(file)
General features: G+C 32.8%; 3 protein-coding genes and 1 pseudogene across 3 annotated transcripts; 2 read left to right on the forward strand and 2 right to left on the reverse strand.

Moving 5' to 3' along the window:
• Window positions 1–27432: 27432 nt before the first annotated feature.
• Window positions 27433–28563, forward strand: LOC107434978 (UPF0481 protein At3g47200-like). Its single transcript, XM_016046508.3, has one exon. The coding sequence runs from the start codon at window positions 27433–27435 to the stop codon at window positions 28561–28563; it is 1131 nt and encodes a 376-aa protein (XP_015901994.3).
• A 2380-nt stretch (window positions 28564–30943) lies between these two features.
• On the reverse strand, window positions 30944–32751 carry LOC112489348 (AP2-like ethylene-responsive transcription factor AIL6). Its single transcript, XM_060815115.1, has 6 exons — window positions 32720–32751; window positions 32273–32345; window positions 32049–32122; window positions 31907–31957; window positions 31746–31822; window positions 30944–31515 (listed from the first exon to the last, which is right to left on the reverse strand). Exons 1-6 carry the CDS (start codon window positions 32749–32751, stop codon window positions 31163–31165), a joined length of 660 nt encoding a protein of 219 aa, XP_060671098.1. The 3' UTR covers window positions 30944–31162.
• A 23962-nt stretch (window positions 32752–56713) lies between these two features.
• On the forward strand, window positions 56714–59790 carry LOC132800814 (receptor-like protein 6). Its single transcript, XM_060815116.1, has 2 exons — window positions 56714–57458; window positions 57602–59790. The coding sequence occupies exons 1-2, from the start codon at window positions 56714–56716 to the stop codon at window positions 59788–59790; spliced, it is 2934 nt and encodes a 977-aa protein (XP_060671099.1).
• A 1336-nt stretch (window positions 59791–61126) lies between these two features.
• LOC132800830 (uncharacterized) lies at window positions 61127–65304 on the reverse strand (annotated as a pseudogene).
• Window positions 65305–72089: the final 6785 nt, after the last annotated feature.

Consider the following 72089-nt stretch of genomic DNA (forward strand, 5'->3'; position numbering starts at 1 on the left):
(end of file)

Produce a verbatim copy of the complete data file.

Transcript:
General features: G+C 32.8%; 3 protein-coding genes and 1 pseudogene across 3 annotated transcripts; 2 read left to right on the forward strand and 2 right to left on the reverse strand.

Moving 5' to 3' along the window:
• Window positions 1–27432: 27432 nt before the first annotated feature.
• Window positions 27433–28563, forward strand: LOC107434978 (UPF0481 protein At3g47200-like). Its single transcript, XM_016046508.3, has one exon. The coding sequence runs from the start codon at window positions 27433–27435 to the stop codon at window positions 28561–28563; it is 1131 nt and encodes a 376-aa protein (XP_015901994.3).
• A 2380-nt stretch (window positions 28564–30943) lies between these two features.
• On the reverse strand, window positions 30944–32751 carry LOC112489348 (AP2-like ethylene-responsive transcription factor AIL6). Its single transcript, XM_060815115.1, has 6 exons — window positions 32720–32751; window positions 32273–32345; window positions 32049–32122; window positions 31907–31957; window positions 31746–31822; window positions 30944–31515 (listed from the first exon to the last, which is right to left on the reverse strand). Exons 1-6 carry the CDS (start codon window positions 32749–32751, stop codon window positions 31163–31165), a joined length of 660 nt encoding a protein of 219 aa, XP_060671098.1. The 3' UTR covers window positions 30944–31162.
• A 23962-nt stretch (window positions 32752–56713) lies between these two features.
• On the forward strand, window positions 56714–59790 carry LOC132800814 (receptor-like protein 6). Its single transcript, XM_060815116.1, has 2 exons — window positions 56714–57458; window positions 57602–59790. The coding sequence occupies exons 1-2, from the start codon at window positions 56714–56716 to the stop codon at window positions 59788–59790; spliced, it is 2934 nt and encodes a 977-aa protein (XP_060671099.1).
• A 1336-nt stretch (window positions 59791–61126) lies between these two features.
• LOC132800830 (uncharacterized) lies at window positions 61127–65304 on the reverse strand (annotated as a pseudogene).
• Window positions 65305–72089: the final 6785 nt, after the last annotated feature.

Consider the following 72089-nt stretch of genomic DNA (forward strand, 5'->3'; position numbering starts at 1 on the left):